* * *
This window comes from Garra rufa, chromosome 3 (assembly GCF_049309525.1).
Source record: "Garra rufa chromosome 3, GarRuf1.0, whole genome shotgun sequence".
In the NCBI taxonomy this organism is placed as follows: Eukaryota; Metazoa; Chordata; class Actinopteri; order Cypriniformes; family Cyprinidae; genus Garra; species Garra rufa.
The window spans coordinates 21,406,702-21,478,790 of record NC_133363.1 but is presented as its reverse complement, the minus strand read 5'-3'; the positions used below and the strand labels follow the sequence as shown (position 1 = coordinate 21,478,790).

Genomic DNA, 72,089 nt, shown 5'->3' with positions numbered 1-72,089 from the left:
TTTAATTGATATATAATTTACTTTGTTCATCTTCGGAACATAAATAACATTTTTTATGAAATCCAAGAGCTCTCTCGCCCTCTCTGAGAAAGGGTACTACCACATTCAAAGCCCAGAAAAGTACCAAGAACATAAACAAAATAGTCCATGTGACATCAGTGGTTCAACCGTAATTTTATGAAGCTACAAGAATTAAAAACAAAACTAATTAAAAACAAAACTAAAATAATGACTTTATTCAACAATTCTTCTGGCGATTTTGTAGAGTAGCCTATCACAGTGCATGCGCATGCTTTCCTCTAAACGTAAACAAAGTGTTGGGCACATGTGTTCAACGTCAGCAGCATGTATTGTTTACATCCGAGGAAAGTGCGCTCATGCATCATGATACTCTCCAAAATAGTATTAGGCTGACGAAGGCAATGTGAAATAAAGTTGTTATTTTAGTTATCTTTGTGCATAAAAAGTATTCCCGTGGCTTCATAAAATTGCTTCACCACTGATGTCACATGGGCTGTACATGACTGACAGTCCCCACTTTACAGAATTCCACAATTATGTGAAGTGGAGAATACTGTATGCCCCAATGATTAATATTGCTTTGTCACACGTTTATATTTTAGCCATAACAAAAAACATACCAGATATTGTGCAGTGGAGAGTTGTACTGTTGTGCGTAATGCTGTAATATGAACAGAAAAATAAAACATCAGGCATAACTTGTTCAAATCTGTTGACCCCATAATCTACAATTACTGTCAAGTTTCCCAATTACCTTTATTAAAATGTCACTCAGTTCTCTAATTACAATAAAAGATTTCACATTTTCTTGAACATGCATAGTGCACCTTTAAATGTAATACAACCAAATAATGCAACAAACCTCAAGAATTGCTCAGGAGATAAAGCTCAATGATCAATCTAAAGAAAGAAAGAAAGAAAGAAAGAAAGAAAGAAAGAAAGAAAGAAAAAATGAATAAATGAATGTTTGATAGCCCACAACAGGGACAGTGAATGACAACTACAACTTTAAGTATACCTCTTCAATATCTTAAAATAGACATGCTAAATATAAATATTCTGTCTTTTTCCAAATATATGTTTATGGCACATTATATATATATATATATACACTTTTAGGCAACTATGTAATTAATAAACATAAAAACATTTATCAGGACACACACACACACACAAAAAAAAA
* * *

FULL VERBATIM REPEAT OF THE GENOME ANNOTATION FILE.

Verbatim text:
This window comes from Garra rufa, chromosome 3 (assembly GCF_049309525.1).
Source record: "Garra rufa chromosome 3, GarRuf1.0, whole genome shotgun sequence".
In the NCBI taxonomy this organism is placed as follows: Eukaryota; Metazoa; Chordata; class Actinopteri; order Cypriniformes; family Cyprinidae; genus Garra; species Garra rufa.
The window spans coordinates 21,406,702-21,478,790 of record NC_133363.1 but is presented as its reverse complement, the minus strand read 5'-3'; the positions used below and the strand labels follow the sequence as shown (position 1 = coordinate 21,478,790).

Genomic DNA, 72,089 nt, shown 5'->3' with positions numbered 1-72,089 from the left:
TTTAATTGATATATAATTTACTTTGTTCATCTTCGGAACATAAATAACATTTTTTATGAAATCCAAGAGCTCTCTCGCCCTCTCTGAGAAAGGGTACTACCACATTCAAAGCCCAGAAAAGTACCAAGAACATAAACAAAATAGTCCATGTGACATCAGTGGTTCAACCGTAATTTTATGAAGCTACAAGAATTAAAAACAAAACTAATTAAAAACAAAACTAAAATAATGACTTTATTCAACAATTCTTCTGGCGATTTTGTAGAGTAGCCTATCACAGTGCATGCGCATGCTTTCCTCTAAACGTAAACAAAGTGTTGGGCACATGTGTTCAACGTCAGCAGCATGTATTGTTTACATCCGAGGAAAGTGCGCTCATGCATCATGATACTCTCCAAAATAGTATTAGGCTGACGAAGGCAATGTGAAATAAAGTTGTTATTTTAGTTATCTTTGTGCATAAAAAGTATTCCCGTGGCTTCATAAAATTGCTTCACCACTGATGTCACATGGGCTGTACATGACTGACAGTCCCCACTTTACAGAATTCCACAATTATGTGAAGTGGAGAATACTGTATGCCCCAATGATTAATATTGCTTTGTCACACGTTTATATTTTAGCCATAACAAAAAACATACCAGATATTGTGCAGTGGAGAGTTGTACTGTTGTGCGTAATGCTGTAATATGAACAGAAAAATAAAACATCAGGCATAACTTGTTCAAATCTGTTGACCCCATAATCTACAATTACTGTCAAGTTTCCCAATTACCTTTATTAAAATGTCACTCAGTTCTCTAATTACAATAAAAGATTTCACATTTTCTTGAACATGCATAGTGCACCTTTAAATGTAATACAACCAAATAATGCAACAAACCTCAAGAATTGCTCAGGAGATAAAGCTCAATGATCAATCTAAAGAAAGAAAGAAAGAAAGAAAGAAAGAAAGAAAGAAAGAAAGAAAAAATGAATAAATGAATGTTTGATAGCCCACAACAGGGACAGTGAATGACAACTACAACTTTAAGTATACCTCTTCAATATCTTAAAATAGACATGCTAAATATAAATATTCTGTCTTTTTCCAAATATATGTTTATGGCACATTATATATATATATATATACACTTTTAGGCAACTATGTAATTAATAAACATAAAAACATTTATCAGGACACACACACACACACAAAAAAAAA